The future of the field service workforce
August 8, 2019
August 8, 2019
Across industries from retail to healthcare, customers expect a flawless, highly personalized experience whenever they interact with a company. According to a recent study, customer experience has overtaken product and price as the main way businesses differentiate themselves. A positive customer experience can build lasting loyalty but today’s consumers are more fickle than ever, and won’t hesitate to switch to a competitor if they’re dissatisfied. New technologies are powering all of these customer experiences—from point-of-sale machines that enable self-checkout in a retail store to interactive kiosks for patient check-in at a medical clinic.
As technology transforms how companies interact with customers, field service organizations face particular challenges in adapting their business models to meet rising customer expectations. The need for skilled technicians to deploy and maintain the technology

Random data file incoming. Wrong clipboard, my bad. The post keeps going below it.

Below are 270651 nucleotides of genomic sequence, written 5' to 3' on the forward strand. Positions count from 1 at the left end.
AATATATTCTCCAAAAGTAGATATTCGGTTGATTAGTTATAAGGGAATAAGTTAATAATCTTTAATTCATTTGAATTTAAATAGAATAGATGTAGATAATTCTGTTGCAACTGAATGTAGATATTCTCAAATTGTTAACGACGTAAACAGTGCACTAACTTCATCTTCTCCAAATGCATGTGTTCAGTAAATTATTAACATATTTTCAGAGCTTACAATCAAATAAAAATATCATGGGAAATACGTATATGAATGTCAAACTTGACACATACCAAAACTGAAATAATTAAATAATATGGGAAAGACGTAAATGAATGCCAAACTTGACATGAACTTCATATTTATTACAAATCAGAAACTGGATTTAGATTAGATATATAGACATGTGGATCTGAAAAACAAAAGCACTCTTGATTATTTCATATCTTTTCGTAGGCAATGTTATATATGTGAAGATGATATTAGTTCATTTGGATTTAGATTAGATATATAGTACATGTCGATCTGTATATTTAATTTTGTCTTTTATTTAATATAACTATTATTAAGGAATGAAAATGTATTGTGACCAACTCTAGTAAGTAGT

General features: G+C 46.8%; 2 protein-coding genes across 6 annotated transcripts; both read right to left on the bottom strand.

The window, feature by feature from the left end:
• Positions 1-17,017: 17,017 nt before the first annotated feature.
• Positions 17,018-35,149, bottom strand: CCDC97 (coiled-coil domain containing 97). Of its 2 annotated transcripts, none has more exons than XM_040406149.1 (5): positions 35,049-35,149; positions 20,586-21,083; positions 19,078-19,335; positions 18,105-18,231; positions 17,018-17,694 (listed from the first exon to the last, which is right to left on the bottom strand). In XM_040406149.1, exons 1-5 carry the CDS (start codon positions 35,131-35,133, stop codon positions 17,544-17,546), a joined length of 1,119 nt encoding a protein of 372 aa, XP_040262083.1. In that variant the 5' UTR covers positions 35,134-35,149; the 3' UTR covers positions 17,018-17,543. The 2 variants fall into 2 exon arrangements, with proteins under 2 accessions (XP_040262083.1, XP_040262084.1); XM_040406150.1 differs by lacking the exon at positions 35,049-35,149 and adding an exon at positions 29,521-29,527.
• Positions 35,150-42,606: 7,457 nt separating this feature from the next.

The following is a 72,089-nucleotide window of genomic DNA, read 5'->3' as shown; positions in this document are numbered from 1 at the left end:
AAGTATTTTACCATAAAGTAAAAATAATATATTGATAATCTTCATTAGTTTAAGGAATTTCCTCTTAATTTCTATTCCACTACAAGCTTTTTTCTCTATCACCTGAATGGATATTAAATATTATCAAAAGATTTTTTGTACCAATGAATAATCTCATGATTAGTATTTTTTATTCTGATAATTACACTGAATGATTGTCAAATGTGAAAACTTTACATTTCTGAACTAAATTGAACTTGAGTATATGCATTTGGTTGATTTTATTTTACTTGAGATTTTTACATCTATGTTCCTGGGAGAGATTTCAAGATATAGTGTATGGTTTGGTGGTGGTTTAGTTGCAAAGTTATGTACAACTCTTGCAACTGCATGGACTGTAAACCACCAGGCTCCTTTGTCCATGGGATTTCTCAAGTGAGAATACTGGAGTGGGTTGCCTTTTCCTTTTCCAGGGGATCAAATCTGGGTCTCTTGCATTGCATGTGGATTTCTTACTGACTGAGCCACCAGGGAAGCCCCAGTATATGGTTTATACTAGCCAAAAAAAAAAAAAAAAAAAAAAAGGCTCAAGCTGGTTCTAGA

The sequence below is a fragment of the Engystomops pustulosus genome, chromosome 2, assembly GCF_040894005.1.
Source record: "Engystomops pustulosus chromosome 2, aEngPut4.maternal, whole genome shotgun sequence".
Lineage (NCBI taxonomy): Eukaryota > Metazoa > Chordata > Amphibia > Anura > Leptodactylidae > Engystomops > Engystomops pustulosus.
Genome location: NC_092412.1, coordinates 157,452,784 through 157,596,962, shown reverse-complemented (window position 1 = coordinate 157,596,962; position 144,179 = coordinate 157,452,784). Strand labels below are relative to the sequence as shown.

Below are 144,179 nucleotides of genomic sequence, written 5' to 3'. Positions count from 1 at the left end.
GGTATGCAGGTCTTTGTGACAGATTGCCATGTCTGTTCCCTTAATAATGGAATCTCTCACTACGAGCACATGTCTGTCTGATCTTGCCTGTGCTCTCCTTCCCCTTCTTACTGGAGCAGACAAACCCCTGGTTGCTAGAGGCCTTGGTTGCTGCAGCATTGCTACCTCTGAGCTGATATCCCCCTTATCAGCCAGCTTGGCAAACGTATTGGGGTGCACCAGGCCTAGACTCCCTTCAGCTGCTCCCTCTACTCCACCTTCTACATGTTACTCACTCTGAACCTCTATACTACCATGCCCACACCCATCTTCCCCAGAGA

required to create engaging customer experiences has never been greater. At the same time, companies are challenged to find new ways to cost-effectively source the talent they need in the tightest labor market in decades, with unemployment at a 50-year low. Workers in skilled trades such as electricians and HVAC technicians, along with IT staff, have the most in-demand skills in today’s labor market. Original equipment manufacturers (OEMs) of the technology products facilitating self-service customer experiences face a competitive global market with intense margin pressure. As a result, many manufacturers now provide services to supplement their traditional product offerings and generate an ongoing revenue stream beyond the initial device purchase. These OEMs have traditionally been “pure-play” service providers focused solely on service offerings for the products they manufacture. But, this dynamic is changing as customers prefer a “one-stop shop” for services across all of the product lines they have deployed. Contracting with value-added resellers (VARs), third-party maintainers (TPMs) and managed service providers (MSPs) is an increasingly popular way for companies to source field-service talent because these providers act as a single source for all services. In addition, they typically deliver these services at a lower total cost to end customers than multiple service contracts with OEMs because of their leaner cost structure. While established market categories exist for manufacturers and service providers, the lines between these companies are blurring, and many manufacturers now offer a combination of hardware and services to their customers.